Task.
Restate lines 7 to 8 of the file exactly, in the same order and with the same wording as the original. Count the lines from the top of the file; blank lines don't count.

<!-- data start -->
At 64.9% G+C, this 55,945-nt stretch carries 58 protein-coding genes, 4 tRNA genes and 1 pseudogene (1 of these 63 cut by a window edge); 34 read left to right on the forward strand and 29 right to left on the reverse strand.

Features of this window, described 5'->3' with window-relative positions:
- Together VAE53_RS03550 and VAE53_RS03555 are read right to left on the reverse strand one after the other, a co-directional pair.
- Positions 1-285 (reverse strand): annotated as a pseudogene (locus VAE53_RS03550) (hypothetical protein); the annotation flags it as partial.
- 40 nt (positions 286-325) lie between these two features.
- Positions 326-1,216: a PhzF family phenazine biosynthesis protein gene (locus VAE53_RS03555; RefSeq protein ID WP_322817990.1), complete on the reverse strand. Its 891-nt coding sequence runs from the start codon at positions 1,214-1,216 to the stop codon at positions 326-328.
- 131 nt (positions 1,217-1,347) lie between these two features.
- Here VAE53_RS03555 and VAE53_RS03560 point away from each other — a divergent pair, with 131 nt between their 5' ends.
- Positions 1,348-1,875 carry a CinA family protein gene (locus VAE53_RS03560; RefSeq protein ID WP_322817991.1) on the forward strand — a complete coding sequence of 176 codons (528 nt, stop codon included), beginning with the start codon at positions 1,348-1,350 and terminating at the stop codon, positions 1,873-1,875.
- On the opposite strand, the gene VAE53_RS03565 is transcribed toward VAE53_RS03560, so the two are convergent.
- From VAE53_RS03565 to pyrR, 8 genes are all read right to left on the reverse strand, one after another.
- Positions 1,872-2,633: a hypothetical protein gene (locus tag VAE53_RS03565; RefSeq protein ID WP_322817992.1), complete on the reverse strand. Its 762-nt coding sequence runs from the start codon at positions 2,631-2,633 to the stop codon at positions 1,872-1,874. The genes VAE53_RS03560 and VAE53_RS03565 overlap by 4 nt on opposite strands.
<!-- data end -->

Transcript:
- 131 nt (positions 1,217-1,347) lie between these two features.
- Here VAE53_RS03555 and VAE53_RS03560 point away from each other — a divergent pair, with 131 nt between their 5' ends.